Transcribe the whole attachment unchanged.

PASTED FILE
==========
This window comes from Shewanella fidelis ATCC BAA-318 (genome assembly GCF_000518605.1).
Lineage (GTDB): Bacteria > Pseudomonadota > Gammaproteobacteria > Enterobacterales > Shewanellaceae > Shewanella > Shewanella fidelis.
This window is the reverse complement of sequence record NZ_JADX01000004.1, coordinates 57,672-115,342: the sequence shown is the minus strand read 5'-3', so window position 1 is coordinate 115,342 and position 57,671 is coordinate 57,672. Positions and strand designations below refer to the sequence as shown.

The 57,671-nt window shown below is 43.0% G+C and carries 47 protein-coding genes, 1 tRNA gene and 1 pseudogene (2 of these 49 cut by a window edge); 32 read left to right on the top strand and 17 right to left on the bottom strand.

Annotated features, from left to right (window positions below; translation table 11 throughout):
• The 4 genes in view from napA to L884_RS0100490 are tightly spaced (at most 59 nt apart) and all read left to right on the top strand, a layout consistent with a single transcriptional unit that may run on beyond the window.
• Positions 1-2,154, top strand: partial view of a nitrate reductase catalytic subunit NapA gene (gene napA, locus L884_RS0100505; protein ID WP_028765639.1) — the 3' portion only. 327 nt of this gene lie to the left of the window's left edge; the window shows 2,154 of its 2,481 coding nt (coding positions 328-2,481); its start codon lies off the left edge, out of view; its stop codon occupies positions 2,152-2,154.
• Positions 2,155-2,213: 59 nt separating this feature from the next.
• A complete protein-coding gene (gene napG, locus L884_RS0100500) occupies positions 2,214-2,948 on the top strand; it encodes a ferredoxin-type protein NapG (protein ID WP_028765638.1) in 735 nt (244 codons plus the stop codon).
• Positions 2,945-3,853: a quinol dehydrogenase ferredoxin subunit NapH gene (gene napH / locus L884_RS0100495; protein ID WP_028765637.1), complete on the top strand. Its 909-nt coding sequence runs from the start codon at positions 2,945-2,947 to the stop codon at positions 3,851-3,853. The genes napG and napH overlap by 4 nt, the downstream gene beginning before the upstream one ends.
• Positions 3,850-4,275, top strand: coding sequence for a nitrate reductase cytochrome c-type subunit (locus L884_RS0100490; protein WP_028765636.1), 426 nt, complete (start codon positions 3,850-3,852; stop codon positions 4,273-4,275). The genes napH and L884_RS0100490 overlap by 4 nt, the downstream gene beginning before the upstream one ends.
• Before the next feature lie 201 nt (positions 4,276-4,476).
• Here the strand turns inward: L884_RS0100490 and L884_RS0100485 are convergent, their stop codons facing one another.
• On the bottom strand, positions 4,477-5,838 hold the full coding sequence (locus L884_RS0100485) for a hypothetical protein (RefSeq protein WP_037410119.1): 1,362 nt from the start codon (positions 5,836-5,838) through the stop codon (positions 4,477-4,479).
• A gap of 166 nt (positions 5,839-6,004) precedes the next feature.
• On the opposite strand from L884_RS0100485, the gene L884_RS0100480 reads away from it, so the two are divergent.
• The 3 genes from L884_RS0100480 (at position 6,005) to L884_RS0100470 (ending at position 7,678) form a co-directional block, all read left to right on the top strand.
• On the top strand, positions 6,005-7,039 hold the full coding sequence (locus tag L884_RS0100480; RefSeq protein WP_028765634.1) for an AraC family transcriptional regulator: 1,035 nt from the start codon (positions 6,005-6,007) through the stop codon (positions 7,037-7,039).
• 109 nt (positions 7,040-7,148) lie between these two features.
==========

This window comes from Shewanella fidelis ATCC BAA-318 (genome assembly GCF_000518605.1).
Lineage (GTDB): Bacteria > Pseudomonadota > Gammaproteobacteria > Enterobacterales > Shewanellaceae > Shewanella > Shewanella fidelis.
This window is the reverse complement of sequence record NZ_JADX01000004.1, coordinates 57,672-115,342: the sequence shown is the minus strand read 5'-3', so window position 1 is coordinate 115,342 and position 57,671 is coordinate 57,672. Positions and strand designations below refer to the sequence as shown.

The 57,671-nt window shown below is 43.0% G+C and carries 47 protein-coding genes, 1 tRNA gene and 1 pseudogene (2 of these 49 cut by a window edge); 32 read left to right on the top strand and 17 right to left on the bottom strand.

Annotated features, from left to right (window positions below; translation table 11 throughout):
• The 4 genes in view from napA to L884_RS0100490 are tightly spaced (at most 59 nt apart) and all read left to right on the top strand, a layout consistent with a single transcriptional unit that may run on beyond the window.
• Positions 1-2,154, top strand: partial view of a nitrate reductase catalytic subunit NapA gene (gene napA, locus L884_RS0100505; protein ID WP_028765639.1) — the 3' portion only. 327 nt of this gene lie to the left of the window's left edge; the window shows 2,154 of its 2,481 coding nt (coding positions 328-2,481); its start codon lies off the left edge, out of view; its stop codon occupies positions 2,152-2,154.
• Positions 2,155-2,213: 59 nt separating this feature from the next.
• A complete protein-coding gene (gene napG, locus L884_RS0100500) occupies positions 2,214-2,948 on the top strand; it encodes a ferredoxin-type protein NapG (protein ID WP_028765638.1) in 735 nt (244 codons plus the stop codon).
• Positions 2,945-3,853: a quinol dehydrogenase ferredoxin subunit NapH gene (gene napH / locus L884_RS0100495; protein ID WP_028765637.1), complete on the top strand. Its 909-nt coding sequence runs from the start codon at positions 2,945-2,947 to the stop codon at positions 3,851-3,853. The genes napG and napH overlap by 4 nt, the downstream gene beginning before the upstream one ends.
• Positions 3,850-4,275, top strand: coding sequence for a nitrate reductase cytochrome c-type subunit (locus L884_RS0100490; protein WP_028765636.1), 426 nt, complete (start codon positions 3,850-3,852; stop codon positions 4,273-4,275). The genes napH and L884_RS0100490 overlap by 4 nt, the downstream gene beginning before the upstream one ends.
• Before the next feature lie 201 nt (positions 4,276-4,476).
• Here the strand turns inward: L884_RS0100490 and L884_RS0100485 are convergent, their stop codons facing one another.
• On the bottom strand, positions 4,477-5,838 hold the full coding sequence (locus L884_RS0100485) for a hypothetical protein (RefSeq protein WP_037410119.1): 1,362 nt from the start codon (positions 5,836-5,838) through the stop codon (positions 4,477-4,479).
• A gap of 166 nt (positions 5,839-6,004) precedes the next feature.
• On the opposite strand from L884_RS0100485, the gene L884_RS0100480 reads away from it, so the two are divergent.
• The 3 genes from L884_RS0100480 (at position 6,005) to L884_RS0100470 (ending at position 7,678) form a co-directional block, all read left to right on the top strand.
• On the top strand, positions 6,005-7,039 hold the full coding sequence (locus tag L884_RS0100480; RefSeq protein WP_028765634.1) for an AraC family transcriptional regulator: 1,035 nt from the start codon (positions 6,005-6,007) through the stop codon (positions 7,037-7,039).
• 109 nt (positions 7,040-7,148) lie between these two features.